She laid a hand on his shoulder, and Casidhe closed his fingers over it. “We lost my mother, too,” she said. “When I was five. My father endured because of his faith, Casidhe. He believes that he’ll see her again when he dies.” And so will I, she thought, but chose not to say, given Casidhe’s problems with matters of faith.
Casidhe took up his sword belt, but stopped before belting it on. “She loved you?” he asked, looking at Teresa with quiet desperation.
“Very much. She was wonderful, Casidhe; I love her with all my heart, even now that she’s gone.”
Casidhe let go of her hand and turned to face her. “I can’t love a Maker who lets things like that happen to His devout.”
“I won’t ask you to. But you’ve got to accept that my father and I don’t feel that way.”
She couldn’t divine much from his nod, or the kiss that followed, but was quite surprised when Casidhe accompanied the Corwins to worship on the next holy day.
- – - – -
Casidhe saw little of Teresa that week. Her work kept her busy, sometimes long into the night. Despite his frustration – and his own obligations – Casidhe made the most of their time together…
Seven weeks ago
Casidhe smiled as he saw Teresa crossing the field, joining her in a kiss near the gymnasium. “I got you something,” he announced, presenting her with a duelist’s sword.
“Casidhe?!” Teresa gaped at the sword and didn’t take it from him.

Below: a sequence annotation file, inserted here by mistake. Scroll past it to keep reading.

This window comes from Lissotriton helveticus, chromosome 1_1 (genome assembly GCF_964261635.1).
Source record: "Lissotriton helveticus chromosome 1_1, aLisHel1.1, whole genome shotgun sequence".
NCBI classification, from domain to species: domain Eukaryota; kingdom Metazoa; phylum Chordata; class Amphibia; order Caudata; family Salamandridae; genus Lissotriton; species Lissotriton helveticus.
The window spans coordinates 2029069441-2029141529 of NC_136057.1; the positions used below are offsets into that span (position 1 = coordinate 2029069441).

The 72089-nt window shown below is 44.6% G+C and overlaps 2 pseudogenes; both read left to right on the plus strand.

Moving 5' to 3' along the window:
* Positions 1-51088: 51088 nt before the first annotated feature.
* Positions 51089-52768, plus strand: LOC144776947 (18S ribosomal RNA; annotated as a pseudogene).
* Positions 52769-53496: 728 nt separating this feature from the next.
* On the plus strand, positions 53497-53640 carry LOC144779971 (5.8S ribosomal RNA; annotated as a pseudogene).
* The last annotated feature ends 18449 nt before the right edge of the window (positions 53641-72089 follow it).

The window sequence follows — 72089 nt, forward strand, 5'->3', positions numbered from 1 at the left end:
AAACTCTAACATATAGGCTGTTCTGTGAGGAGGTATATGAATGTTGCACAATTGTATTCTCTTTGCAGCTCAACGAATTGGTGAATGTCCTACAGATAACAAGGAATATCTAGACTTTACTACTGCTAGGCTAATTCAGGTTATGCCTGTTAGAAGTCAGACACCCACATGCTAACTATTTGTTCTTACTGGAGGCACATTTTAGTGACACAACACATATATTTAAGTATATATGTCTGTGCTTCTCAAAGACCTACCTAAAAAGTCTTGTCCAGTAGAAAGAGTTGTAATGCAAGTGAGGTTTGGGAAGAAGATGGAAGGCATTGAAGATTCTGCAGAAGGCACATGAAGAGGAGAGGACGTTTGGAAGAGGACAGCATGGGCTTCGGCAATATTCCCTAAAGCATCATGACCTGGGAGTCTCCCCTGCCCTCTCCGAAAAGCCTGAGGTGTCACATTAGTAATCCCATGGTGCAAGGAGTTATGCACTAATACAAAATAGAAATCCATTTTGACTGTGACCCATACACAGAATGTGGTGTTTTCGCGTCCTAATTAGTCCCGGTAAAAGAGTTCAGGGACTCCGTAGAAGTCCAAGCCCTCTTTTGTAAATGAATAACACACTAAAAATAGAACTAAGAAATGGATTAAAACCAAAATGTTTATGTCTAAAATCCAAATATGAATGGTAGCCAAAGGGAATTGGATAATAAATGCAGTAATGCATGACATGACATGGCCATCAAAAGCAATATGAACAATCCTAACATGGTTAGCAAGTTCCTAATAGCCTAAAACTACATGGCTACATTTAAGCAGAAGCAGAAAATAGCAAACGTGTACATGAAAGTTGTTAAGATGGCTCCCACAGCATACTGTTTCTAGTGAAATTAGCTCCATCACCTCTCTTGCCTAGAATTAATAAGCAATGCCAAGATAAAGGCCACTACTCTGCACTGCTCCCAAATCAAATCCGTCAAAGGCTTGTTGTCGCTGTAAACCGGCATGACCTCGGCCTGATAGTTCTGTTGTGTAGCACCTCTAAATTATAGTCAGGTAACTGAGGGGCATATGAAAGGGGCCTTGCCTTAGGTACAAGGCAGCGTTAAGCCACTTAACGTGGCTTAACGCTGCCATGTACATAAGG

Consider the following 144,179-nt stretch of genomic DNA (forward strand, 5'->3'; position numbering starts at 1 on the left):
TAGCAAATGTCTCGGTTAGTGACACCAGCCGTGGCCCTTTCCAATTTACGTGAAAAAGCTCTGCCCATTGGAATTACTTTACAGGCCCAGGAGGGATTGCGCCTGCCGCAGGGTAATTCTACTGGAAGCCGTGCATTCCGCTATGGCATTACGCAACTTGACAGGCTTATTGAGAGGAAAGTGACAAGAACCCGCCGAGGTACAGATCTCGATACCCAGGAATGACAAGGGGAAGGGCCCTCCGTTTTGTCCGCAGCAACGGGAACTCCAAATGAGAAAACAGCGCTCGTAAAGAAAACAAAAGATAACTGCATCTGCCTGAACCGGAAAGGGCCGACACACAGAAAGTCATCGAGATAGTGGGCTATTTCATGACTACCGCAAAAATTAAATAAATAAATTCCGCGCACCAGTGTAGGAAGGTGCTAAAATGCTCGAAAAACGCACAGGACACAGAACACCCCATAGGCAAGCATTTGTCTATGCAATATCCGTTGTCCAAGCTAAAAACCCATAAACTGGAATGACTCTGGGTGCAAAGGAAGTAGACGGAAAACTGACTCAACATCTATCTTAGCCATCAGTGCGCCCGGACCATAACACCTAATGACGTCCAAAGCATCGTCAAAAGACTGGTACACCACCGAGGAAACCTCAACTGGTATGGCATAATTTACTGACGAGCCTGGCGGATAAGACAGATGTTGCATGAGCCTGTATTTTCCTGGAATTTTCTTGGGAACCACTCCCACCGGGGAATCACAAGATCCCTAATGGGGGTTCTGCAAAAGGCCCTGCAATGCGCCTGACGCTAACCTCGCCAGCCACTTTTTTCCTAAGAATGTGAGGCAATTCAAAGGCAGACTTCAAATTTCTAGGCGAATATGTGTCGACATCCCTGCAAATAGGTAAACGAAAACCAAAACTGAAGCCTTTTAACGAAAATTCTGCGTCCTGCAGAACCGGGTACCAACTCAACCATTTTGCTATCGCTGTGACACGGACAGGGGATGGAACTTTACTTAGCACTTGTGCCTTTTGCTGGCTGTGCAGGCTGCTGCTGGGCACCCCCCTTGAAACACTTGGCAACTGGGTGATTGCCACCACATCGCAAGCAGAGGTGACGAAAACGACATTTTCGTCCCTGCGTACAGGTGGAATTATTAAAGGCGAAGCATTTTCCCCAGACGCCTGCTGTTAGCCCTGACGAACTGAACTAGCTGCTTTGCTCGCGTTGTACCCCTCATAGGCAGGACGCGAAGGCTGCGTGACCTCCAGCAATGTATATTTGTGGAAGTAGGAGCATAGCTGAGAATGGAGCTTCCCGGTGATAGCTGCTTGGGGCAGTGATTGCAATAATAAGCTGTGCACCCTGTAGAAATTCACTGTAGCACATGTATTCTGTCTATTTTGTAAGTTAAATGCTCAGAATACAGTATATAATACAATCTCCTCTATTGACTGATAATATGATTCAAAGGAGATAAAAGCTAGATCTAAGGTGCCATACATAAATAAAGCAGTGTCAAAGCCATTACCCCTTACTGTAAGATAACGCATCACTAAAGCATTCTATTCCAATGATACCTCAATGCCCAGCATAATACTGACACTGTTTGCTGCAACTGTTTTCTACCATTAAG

I knew this would happen, he thought. The Corwins were people of modest means, but too proud to accept anything that resembled charity. “It’s not much to look at, sure, but it’s well-made, and much better suited to your size and build than what you’ve got.”
“I couldn’t possibly take that,” Teresa announced, moving her gaze from the sword to Casidhe’s eyes.
“I insist.” He took one of her hands in his and clasped it to the sword’s hilt. To his relief, Teresa didn’t fight him – not yet, at least. “It’s a gift, Teresa.”
“You’ve given me so much already,” she said. “It’s not fair; I can’t give you anything in return.”
“It’ll keep you safe. It’ll remind you of me, and keep your heart close to mine. Think of it as my gift to myself, if it helps.”
She seemed placated by that; once she tied the sword to her belt, they began the lesson.